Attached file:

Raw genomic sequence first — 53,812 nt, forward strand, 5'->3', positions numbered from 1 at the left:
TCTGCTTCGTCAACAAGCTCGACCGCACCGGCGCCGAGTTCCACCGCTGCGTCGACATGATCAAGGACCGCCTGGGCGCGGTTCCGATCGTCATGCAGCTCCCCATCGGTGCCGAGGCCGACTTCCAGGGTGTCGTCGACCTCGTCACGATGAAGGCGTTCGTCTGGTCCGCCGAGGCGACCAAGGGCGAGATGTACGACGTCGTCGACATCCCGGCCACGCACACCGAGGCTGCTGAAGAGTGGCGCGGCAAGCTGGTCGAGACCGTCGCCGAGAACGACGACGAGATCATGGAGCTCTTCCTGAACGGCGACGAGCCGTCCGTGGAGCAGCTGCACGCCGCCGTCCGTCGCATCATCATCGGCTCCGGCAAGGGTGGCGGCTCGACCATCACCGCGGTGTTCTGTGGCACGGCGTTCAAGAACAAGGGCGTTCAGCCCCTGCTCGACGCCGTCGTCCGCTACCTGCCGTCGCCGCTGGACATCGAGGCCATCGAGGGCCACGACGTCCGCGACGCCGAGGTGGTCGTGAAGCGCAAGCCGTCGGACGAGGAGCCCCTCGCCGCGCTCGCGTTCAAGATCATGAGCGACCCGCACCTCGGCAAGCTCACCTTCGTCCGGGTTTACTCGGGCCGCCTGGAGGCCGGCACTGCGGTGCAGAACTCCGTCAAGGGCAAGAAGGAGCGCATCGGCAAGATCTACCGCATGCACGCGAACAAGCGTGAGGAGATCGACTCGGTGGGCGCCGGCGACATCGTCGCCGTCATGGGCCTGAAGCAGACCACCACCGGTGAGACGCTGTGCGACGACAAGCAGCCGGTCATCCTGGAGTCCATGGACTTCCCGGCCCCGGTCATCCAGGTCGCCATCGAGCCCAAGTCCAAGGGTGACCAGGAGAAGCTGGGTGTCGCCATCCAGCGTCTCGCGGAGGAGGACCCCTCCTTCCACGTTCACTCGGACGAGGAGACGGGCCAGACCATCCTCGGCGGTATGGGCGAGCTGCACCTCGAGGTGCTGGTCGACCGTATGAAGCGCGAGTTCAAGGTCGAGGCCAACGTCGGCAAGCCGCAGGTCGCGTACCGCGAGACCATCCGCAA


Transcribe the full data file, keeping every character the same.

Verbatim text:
Raw genomic sequence first — 53,812 nt, forward strand, 5'->3', positions numbered from 1 at the left:
TCTGCTTCGTCAACAAGCTCGACCGCACCGGCGCCGAGTTCCACCGCTGCGTCGACATGATCAAGGACCGCCTGGGCGCGGTTCCGATCGTCATGCAGCTCCCCATCGGTGCCGAGGCCGACTTCCAGGGTGTCGTCGACCTCGTCACGATGAAGGCGTTCGTCTGGTCCGCCGAGGCGACCAAGGGCGAGATGTACGACGTCGTCGACATCCCGGCCACGCACACCGAGGCTGCTGAAGAGTGGCGCGGCAAGCTGGTCGAGACCGTCGCCGAGAACGACGACGAGATCATGGAGCTCTTCCTGAACGGCGACGAGCCGTCCGTGGAGCAGCTGCACGCCGCCGTCCGTCGCATCATCATCGGCTCCGGCAAGGGTGGCGGCTCGACCATCACCGCGGTGTTCTGTGGCACGGCGTTCAAGAACAAGGGCGTTCAGCCCCTGCTCGACGCCGTCGTCCGCTACCTGCCGTCGCCGCTGGACATCGAGGCCATCGAGGGCCACGACGTCCGCGACGCCGAGGTGGTCGTGAAGCGCAAGCCGTCGGACGAGGAGCCCCTCGCCGCGCTCGCGTTCAAGATCATGAGCGACCCGCACCTCGGCAAGCTCACCTTCGTCCGGGTTTACTCGGGCCGCCTGGAGGCCGGCACTGCGGTGCAGAACTCCGTCAAGGGCAAGAAGGAGCGCATCGGCAAGATCTACCGCATGCACGCGAACAAGCGTGAGGAGATCGACTCGGTGGGCGCCGGCGACATCGTCGCCGTCATGGGCCTGAAGCAGACCACCACCGGTGAGACGCTGTGCGACGACAAGCAGCCGGTCATCCTGGAGTCCATGGACTTCCCGGCCCCGGTCATCCAGGTCGCCATCGAGCCCAAGTCCAAGGGTGACCAGGAGAAGCTGGGTGTCGCCATCCAGCGTCTCGCGGAGGAGGACCCCTCCTTCCACGTTCACTCGGACGAGGAGACGGGCCAGACCATCCTCGGCGGTATGGGCGAGCTGCACCTCGAGGTGCTGGTCGACCGTATGAAGCGCGAGTTCAAGGTCGAGGCCAACGTCGGCAAGCCGCAGGTCGCGTACCGCGAGACCATCCGCAA